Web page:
Wednesday, May 22, 2024

Toowomba Mayor confident broad economic base will drive future growth

TSBE CEO Ali Davenport, Trade and Investment Queensland CEO Paul Martyn and Toowoomba Region Mayor Paul Antonio (right) at the TSBE Enterprise Evening.

The Toowoomba Region is well positioned to capitalise on a decade-long run of enviable growth thanks to a robust and broad economic base, Mayor Paul Antonio said at last week’s Toowoomba and Surat Basin Enterprise (TSBE) function at the Oaks Hotel.

Mayor Antonio’s 2021 State of the Region address highlighted priority projects which Council, business and industry groups and the private sector are advancing.

“I’m extremely confident that our Region has the resolve and the broad economic base which will drive our future growth,” Mayor Antonio said.

“The Toowoomba Region is fortunate to have proactive private investors who are underpinning the Region’s growth by delivering major projects that diversify our economy and offer job opportunities,” he said.

“Council is planning for the future, especially around the provision of a secure water supply that will be essential to service not only an estimated 55, 000 new residents over the next 30 years, but for our expanding industrial and commercial sectors, especially new ventures at the Toowoomba Trade Gateway.”

Mayor Antonio said the broad view of the Region’s economy was cause for optimism, despite a dip in the yearly Gross Regional Product for the year to June 30, 2020, according to new data.

“The Toowoomba Region’s Gross Regional Product (GRP) as at June 30, 2020 was $11.471 billion. This represents a 4% dip in GRP on the previous year,” Mayor Antonio said.

The Queensland economy dropped by 0.46% in the same period, with regional Queensland falling 0.58%. The national economy rose by 0.2% in the year to June 30, 2020.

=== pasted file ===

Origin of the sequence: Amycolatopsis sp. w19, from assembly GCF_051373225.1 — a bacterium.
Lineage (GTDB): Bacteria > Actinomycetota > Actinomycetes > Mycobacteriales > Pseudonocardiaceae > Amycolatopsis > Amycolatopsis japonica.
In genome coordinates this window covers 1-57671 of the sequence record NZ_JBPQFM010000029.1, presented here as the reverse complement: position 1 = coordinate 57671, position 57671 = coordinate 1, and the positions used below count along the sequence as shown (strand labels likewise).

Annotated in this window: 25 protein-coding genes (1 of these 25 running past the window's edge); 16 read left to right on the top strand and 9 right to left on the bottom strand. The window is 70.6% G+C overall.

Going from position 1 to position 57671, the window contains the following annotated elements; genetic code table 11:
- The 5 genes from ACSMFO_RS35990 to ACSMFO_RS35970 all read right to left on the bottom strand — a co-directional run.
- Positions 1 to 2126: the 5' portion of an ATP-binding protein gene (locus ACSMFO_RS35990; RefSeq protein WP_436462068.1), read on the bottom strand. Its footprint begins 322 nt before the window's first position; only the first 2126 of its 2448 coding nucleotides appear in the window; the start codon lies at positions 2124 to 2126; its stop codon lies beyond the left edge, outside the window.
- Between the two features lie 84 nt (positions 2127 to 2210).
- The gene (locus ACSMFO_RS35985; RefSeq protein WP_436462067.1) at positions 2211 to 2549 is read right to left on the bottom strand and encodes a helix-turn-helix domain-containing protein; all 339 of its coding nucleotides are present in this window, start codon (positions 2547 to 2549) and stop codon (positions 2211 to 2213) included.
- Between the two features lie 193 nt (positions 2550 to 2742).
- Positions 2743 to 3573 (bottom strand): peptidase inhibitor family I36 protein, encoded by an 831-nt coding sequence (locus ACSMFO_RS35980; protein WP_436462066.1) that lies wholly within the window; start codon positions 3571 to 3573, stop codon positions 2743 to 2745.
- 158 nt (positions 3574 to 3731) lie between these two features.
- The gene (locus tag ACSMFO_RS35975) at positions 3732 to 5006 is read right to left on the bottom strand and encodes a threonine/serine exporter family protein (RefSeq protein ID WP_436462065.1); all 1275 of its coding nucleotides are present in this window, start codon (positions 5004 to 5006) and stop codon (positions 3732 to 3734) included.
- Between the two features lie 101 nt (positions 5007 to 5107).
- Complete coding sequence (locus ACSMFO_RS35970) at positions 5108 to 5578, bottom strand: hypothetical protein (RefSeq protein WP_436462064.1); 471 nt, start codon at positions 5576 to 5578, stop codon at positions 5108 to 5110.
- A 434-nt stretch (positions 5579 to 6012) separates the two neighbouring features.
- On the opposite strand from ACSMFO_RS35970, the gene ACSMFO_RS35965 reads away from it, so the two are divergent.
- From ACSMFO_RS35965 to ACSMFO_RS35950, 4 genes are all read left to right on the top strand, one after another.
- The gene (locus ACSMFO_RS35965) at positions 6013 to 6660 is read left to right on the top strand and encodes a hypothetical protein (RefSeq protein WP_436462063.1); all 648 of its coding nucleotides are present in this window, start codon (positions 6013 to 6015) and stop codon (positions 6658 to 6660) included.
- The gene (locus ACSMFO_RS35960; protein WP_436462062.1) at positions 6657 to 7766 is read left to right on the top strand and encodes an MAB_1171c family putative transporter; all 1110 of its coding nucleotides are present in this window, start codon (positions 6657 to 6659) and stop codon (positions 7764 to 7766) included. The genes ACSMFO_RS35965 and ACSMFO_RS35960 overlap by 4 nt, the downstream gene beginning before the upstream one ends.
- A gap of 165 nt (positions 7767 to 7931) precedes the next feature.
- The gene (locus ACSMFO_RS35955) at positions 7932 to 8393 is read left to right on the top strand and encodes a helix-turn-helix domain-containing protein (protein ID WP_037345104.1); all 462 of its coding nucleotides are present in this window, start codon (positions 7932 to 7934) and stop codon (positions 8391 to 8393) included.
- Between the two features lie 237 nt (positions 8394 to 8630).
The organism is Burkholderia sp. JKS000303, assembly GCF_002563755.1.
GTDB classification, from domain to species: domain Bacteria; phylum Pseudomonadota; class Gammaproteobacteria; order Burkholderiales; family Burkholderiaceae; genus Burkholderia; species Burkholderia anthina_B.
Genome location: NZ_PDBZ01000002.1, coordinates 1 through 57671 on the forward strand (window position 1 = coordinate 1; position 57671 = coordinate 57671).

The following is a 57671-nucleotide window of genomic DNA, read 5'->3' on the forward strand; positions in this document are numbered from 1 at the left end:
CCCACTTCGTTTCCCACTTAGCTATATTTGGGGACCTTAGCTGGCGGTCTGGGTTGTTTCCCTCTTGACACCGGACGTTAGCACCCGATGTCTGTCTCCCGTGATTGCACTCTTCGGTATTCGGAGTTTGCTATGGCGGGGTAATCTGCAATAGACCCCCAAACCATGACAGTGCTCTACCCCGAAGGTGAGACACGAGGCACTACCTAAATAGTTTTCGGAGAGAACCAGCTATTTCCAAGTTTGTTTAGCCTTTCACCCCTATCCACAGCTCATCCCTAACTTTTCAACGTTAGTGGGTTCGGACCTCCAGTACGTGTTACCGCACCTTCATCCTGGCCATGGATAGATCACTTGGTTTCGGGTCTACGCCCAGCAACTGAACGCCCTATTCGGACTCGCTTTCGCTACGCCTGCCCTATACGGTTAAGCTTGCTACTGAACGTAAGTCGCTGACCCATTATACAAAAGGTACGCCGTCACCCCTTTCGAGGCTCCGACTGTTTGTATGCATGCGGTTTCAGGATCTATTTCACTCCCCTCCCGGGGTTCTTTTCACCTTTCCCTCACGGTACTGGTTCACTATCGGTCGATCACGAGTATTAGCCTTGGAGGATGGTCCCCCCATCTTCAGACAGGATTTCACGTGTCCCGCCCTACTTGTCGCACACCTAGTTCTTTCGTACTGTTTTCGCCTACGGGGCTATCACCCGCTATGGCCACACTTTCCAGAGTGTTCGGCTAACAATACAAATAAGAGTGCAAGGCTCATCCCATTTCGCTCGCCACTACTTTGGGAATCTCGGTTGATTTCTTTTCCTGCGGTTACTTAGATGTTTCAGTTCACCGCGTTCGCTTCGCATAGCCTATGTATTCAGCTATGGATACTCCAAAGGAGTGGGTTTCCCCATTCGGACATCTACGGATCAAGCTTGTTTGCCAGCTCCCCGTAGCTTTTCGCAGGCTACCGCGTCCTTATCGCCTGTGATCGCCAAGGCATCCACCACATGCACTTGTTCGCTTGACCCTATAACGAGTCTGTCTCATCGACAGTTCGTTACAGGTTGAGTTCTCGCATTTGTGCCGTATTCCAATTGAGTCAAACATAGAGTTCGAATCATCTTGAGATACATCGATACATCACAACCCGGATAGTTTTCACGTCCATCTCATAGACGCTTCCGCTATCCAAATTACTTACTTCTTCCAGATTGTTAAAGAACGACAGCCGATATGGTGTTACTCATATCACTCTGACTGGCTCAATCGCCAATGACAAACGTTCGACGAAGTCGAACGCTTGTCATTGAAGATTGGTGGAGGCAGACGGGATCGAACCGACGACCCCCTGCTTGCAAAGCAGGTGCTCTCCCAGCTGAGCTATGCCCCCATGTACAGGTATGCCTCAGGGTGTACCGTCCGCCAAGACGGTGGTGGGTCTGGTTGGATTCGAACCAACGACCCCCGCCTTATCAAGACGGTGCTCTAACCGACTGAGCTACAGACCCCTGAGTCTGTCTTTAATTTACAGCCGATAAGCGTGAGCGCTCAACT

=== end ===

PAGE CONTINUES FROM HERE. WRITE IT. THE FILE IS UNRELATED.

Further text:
“While this result is not totally surprising, it is counterbalanced by past growth which has seen the Toowoomba Region economy achieve annual growth of 3.3% p.a. over the past decade,” he said.

“On this measure, the Toowoomba Region’s economic growth exceeds the state’s average growth of 2.3% over the past 10 years. (*additional statistics at end of article)

“Health and education remain our top two employers respectively. These sectors will continue to expand and will drive future jobs growth. The health care and social assistance sector employs more than 14,300 people (2019/20) and has seen the largest growth in employment over the past decade (more than 4,300 jobs).

“Similarly, the education and training sector remained our second largest employer with more than 8700 jobs. The education sector is expected to grow considerably, creating around 4,400 new jobs by 2041.

“Toowoomba has well established and respected education facilities and we are positioning the Region to attract more domestic and international students under the Study Toowoomba banner.”

On the youth unemployment front, Mayor Antonio said he wished to see more targeted support to match young people with employers or suitable training.

The Toowoomba Region youth unemployment rate was 18.9% in January 2021, which was more than triple the general unemployment rate of 5.8%.

“Council will continue to liaise with the Toowoomba Chamber of Commerce’s Jobs Taskforce and the Toowoomba Jobs Committee coordinated by RDA to draw on solutions from community and business leaders. A new Employ Toowoomba website, devised by RDA, is a handy, one-stop shop for job hunters,” he said.

Mayor Antonio said Council’s role was to provide essential community services in an economically responsible manner.

”Local government does not have the resources to shoulder the full cost of providing essential infrastructure to our growing communities in addition to meeting residents’ growing expectations across our other activities.”

“Council continues to back the Australian Local Government Association’s campaign calling for a fixed 1% share of Commonwealth tax revenue to aid long-term financial planning.